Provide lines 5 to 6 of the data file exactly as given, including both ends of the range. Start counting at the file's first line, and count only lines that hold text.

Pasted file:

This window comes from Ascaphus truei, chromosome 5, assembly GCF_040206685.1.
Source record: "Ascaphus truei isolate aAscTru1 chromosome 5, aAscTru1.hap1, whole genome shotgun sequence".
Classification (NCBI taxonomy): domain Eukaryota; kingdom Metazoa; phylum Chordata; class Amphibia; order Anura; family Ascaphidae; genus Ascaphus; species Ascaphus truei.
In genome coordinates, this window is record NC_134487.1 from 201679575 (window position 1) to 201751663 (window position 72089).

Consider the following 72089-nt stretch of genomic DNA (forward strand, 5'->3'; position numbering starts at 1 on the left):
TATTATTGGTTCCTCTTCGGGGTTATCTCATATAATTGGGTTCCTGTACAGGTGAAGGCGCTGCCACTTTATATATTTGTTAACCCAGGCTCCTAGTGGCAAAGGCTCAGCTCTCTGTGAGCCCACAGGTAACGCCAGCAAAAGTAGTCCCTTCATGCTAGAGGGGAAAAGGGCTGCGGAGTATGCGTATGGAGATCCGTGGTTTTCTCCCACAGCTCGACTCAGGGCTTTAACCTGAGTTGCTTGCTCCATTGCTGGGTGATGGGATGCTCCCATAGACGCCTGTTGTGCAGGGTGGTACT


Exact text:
Consider the following 72089-nt stretch of genomic DNA (forward strand, 5'->3'; position numbering starts at 1 on the left):
TATTATTGGTTCCTCTTCGGGGTTATCTCATATAATTGGGTTCCTGTACAGGTGAAGGCGCTGCCACTTTATATATTTGTTAACCCAGGCTCCTAGTGGCAAAGGCTCAGCTCTCTGTGAGCCCACAGGTAACGCCAGCAAAAGTAGTCCCTTCATGCTAGAGGGGAAAAGGGCTGCGGAGTATGCGTATGGAGATCCGTGGTTTTCTCCCACAGCTCGACTCAGGGCTTTAACCTGAGTTGCTTGCTCCATTGCTGGGTGATGGGATGCTCCCATAGACGCCTGTTGTGCAGGGTGGTACT